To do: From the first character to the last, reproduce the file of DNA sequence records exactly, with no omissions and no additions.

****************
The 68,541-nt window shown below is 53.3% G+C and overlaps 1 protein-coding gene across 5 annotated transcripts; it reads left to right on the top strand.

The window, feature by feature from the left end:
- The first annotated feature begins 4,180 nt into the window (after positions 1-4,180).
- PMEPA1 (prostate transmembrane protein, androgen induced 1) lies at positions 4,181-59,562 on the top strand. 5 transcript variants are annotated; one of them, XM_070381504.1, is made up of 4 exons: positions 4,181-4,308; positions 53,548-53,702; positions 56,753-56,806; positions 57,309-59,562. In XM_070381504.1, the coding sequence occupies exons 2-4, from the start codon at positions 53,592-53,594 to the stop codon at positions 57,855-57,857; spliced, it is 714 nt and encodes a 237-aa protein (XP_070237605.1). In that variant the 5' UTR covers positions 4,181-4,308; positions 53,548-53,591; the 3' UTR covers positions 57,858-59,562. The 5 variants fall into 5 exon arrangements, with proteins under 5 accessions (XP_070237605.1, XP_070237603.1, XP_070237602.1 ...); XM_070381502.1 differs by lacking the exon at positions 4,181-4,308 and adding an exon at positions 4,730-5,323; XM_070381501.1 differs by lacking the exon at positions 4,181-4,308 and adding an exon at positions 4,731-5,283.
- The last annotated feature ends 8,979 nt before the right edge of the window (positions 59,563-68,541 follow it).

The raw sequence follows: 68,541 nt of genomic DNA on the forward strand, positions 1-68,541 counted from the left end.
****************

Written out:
The 68,541-nt window shown below is 53.3% G+C and overlaps 1 protein-coding gene across 5 annotated transcripts; it reads left to right on the top strand.

The window, feature by feature from the left end:
- The first annotated feature begins 4,180 nt into the window (after positions 1-4,180).
- PMEPA1 (prostate transmembrane protein, androgen induced 1) lies at positions 4,181-59,562 on the top strand. 5 transcript variants are annotated; one of them, XM_070381504.1, is made up of 4 exons: positions 4,181-4,308; positions 53,548-53,702; positions 56,753-56,806; positions 57,309-59,562. In XM_070381504.1, the coding sequence occupies exons 2-4, from the start codon at positions 53,592-53,594 to the stop codon at positions 57,855-57,857; spliced, it is 714 nt and encodes a 237-aa protein (XP_070237605.1). In that variant the 5' UTR covers positions 4,181-4,308; positions 53,548-53,591; the 3' UTR covers positions 57,858-59,562. The 5 variants fall into 5 exon arrangements, with proteins under 5 accessions (XP_070237605.1, XP_070237603.1, XP_070237602.1 ...); XM_070381502.1 differs by lacking the exon at positions 4,181-4,308 and adding an exon at positions 4,730-5,323; XM_070381501.1 differs by lacking the exon at positions 4,181-4,308 and adding an exon at positions 4,731-5,283.
- The last annotated feature ends 8,979 nt before the right edge of the window (positions 59,563-68,541 follow it).

The raw sequence follows: 68,541 nt of genomic DNA on the forward strand, positions 1-68,541 counted from the left end.